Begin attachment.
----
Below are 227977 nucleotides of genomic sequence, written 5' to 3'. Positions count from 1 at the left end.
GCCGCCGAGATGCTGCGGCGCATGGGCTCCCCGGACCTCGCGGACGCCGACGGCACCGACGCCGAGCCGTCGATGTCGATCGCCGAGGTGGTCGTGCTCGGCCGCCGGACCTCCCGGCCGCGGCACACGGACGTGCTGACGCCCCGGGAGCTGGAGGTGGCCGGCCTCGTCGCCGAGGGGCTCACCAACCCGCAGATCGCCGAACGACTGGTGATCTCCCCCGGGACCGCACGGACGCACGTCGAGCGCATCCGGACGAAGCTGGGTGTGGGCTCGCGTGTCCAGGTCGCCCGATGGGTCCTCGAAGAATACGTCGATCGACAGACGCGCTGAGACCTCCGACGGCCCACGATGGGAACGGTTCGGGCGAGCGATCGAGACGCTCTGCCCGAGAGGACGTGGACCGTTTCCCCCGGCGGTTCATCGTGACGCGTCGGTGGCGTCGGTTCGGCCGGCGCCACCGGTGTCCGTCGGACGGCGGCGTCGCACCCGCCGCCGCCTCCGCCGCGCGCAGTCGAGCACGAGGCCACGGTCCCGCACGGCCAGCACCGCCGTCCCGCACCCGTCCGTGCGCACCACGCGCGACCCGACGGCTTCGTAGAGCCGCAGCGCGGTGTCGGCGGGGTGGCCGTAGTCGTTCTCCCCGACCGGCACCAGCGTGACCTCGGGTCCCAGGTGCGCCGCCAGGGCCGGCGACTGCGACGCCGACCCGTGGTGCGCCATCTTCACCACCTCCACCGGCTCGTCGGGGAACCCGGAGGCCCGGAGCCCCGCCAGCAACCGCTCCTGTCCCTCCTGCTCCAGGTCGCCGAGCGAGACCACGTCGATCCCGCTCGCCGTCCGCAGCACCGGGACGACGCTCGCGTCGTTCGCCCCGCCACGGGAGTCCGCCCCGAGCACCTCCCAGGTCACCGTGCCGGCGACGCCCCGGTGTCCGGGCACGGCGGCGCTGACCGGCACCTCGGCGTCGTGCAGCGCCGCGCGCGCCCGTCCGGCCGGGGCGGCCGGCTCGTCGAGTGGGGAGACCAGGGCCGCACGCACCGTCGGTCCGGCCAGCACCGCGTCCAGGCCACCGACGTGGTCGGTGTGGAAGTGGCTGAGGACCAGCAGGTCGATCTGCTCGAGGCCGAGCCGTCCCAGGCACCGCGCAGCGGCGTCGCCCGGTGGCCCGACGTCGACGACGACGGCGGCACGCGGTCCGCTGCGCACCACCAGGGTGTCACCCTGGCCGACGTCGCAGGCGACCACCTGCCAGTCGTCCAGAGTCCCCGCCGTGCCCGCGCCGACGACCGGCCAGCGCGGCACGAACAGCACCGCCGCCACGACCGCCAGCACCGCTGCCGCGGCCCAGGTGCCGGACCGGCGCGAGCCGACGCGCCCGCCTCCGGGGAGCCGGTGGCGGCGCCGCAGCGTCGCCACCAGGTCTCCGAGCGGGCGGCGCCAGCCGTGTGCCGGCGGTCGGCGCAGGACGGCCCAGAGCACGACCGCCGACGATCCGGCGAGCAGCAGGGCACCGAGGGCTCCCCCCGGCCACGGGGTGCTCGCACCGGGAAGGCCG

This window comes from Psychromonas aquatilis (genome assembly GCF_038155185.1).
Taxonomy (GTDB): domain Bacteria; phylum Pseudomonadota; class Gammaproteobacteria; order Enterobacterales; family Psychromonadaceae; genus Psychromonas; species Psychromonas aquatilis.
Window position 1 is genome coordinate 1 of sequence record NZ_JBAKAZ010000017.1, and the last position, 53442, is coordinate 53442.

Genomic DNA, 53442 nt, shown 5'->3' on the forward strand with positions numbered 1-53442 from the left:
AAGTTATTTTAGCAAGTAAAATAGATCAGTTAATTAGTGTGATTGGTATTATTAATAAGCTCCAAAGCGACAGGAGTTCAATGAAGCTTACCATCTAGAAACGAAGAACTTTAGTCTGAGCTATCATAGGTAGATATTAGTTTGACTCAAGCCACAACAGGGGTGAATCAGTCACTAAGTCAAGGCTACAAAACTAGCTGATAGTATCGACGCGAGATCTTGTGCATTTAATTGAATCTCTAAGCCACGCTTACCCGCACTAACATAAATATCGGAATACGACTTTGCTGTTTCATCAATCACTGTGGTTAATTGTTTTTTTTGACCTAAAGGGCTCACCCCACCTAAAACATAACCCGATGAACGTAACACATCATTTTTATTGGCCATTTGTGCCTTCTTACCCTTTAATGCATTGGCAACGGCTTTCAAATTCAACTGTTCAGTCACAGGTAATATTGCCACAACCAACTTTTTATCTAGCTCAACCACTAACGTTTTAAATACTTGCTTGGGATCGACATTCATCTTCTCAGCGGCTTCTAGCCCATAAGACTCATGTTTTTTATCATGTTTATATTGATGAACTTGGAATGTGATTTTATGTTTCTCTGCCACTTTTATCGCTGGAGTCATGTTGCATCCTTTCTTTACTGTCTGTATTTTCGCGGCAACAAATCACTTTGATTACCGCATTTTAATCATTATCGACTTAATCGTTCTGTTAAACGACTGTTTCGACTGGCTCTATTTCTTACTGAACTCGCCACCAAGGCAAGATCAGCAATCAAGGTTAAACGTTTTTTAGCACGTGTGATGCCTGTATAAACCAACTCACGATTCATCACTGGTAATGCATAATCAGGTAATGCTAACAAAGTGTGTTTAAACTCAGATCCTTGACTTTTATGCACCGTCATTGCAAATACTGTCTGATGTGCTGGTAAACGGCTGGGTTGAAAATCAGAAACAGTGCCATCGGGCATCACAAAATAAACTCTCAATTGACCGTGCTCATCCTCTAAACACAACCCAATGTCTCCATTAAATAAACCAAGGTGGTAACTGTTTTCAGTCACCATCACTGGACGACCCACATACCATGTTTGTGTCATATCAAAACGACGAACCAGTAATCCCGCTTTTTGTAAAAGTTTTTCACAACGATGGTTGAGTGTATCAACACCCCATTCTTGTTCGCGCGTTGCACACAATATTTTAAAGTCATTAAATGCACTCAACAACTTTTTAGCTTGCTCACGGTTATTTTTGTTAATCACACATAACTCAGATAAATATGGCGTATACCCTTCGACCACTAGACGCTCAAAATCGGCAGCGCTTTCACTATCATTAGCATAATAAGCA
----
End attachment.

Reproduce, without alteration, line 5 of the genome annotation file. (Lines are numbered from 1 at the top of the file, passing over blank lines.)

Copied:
Window position 1 is genome coordinate 1 of sequence record NZ_JBAKAZ010000017.1, and the last position, 53442, is coordinate 53442.